combination of an X-acto knife, dental picks, thread, and a pin vise drill (of which I
broke one bit while working!) to remove the flash as best as possible. Still, the tracks
do not clean up very nicely. If building the desert version, the sand shields can hide at
least one length of track. Four lengths of track are needed for each side (one length will
be cut in half at the end, you only need 3.5 lengths). At first, I approached it by gluing
two lengths together and sliding along the top of the wheels. I then cemented the track in
three places, the top of the drive sprocket, Return Wheel, and guide wheel. Afterwards,
using toothpicks I created sag and added a little cement to hold the form. Then with a
hairdryer, I heated each end separately and bent around the wheels. Yes, heating resin
track with a hairdryer really does work. Next I attached the bottom length of track using
the same method. For the second side, I found it easier to glue all four lengths together
and slowly working into shape with a hairdryer. This method work far better. This time I
started about an inch back from the top of the Drive wheel and worked towards the rear.
Using the hair dryer, I carefully bent the track around the rear wheel and moved towards
the front. With more heat of the hairdryer, I heated the remaining lose track to the point
that it was almost like string. This allowed me to bend the remaining track at a sharp
angle to fit over the drive sprocket and under the fenders.
Once the track
had finished setting, I placed the model on a tile (which I use for cutting photo-etch
on), and examined the tracks/suspension from the rear to check for crookedness. Using the
hairdryer once more, I heated both the track and suspension to align them. This fixed the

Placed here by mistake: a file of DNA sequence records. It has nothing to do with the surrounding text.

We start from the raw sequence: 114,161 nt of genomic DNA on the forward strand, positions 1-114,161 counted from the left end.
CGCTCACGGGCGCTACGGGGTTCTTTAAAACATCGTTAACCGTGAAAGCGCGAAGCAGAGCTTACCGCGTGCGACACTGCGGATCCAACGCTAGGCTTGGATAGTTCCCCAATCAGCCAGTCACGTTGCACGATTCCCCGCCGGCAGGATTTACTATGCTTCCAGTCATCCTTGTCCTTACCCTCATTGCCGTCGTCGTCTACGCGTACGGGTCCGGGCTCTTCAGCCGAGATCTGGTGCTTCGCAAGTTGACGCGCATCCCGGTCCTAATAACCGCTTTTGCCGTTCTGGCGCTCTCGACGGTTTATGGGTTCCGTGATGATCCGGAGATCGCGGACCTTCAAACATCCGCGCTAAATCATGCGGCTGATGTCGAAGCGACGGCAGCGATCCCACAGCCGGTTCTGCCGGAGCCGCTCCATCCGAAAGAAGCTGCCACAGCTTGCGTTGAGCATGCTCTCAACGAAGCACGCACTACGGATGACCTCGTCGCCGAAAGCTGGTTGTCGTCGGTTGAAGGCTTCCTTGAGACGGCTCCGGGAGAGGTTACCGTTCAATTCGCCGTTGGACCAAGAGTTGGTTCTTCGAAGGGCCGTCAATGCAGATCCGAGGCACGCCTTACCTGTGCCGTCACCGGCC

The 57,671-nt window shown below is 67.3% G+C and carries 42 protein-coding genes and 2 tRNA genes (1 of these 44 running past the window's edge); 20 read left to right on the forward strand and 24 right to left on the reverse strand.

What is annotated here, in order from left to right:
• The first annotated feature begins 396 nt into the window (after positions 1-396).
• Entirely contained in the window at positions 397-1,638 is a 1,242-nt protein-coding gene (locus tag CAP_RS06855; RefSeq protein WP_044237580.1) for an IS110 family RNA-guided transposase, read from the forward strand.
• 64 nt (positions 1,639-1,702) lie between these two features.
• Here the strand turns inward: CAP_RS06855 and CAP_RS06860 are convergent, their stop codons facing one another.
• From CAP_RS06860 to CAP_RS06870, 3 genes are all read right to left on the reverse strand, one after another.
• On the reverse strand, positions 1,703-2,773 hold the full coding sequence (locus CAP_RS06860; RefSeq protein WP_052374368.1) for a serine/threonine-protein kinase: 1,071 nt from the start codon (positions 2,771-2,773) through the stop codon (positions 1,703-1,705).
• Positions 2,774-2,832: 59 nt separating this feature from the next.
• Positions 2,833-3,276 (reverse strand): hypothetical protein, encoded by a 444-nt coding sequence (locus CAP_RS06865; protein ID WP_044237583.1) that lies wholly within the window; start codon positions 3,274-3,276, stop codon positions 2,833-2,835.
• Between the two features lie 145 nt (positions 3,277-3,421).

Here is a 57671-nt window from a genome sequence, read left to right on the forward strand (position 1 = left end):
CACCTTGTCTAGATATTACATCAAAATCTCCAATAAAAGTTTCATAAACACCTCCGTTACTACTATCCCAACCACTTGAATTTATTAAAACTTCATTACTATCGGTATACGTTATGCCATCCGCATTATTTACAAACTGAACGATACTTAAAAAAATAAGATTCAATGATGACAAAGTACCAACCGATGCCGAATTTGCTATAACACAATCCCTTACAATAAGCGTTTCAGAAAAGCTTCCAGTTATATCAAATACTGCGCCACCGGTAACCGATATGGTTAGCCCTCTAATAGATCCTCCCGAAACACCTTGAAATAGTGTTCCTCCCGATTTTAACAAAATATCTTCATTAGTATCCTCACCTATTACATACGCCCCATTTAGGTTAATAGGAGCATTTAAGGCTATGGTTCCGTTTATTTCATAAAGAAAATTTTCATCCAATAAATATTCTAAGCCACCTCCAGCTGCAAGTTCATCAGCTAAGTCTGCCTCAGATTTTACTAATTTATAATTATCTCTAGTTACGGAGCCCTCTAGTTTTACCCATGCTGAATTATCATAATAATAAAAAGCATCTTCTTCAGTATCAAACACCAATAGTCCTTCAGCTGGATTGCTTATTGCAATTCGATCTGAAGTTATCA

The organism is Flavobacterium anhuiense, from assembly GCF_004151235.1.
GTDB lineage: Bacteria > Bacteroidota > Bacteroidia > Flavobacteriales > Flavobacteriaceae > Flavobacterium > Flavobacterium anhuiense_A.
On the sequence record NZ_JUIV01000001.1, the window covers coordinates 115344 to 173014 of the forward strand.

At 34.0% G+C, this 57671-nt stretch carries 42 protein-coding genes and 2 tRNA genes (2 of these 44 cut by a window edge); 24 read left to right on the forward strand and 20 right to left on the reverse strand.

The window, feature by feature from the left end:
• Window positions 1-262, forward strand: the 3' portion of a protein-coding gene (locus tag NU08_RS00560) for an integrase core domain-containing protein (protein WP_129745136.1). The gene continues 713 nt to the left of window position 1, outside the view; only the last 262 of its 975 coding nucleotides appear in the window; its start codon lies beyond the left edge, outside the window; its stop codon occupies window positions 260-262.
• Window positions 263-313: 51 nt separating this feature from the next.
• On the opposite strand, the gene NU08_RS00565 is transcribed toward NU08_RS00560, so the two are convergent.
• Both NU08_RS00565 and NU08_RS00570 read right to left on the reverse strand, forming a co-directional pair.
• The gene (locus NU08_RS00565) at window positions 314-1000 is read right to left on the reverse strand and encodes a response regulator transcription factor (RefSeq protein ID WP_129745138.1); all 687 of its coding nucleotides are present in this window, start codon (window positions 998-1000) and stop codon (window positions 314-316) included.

The driver visor on the hull was very soft. Painting would have completely hidden the
detail. I made a new visor out of plastic card.
There are two box lights that go on each side of the hull; on the rear facing side,
they each had a stem sticking out. Comparing the boxes with real pictures indicated that
it was thin sheet metal and the rear side had a hole to access the inside with. A bit from
the Dremel rectified this problem. There is an access hatch with a lever mechanism just
left of the drivers' area in which the arm travels along a bracket connected by a bolt.
This was poorly cast, so I made a new one out of sheet plastic using a scriber to open a
gap. A new handle was made from sheet plastic and some Grandt Line bolts. The hinges for
the access plate are missing, so I added them from wire and some scrap photo-etch pieces.
The turret did not sit quite flush onto the hull. This was mainly do to the fact that I
left the huge plug on the bottom of it for added weight. To rectify this, I took my Dremel
and just went around the edges of the plug until it would fit evenly through the whole in
the hull. When sanding/cutting resin with my Dremel, I use a small vacuum cleaner with a
hose. This captures most of the dust and makes for a safer environment.
While the kit has some
rough spots, I would still recommend it if you desire a Vickers Light Tank for your
collection and can not wait for the one that will supposedly be released in plastic from
an Eastern European country in the near future.
Model, Description and Images Copyright © 1999 by Brian Bocchino
Page Created 17 April, 1999
Last Updated 26 July, 2007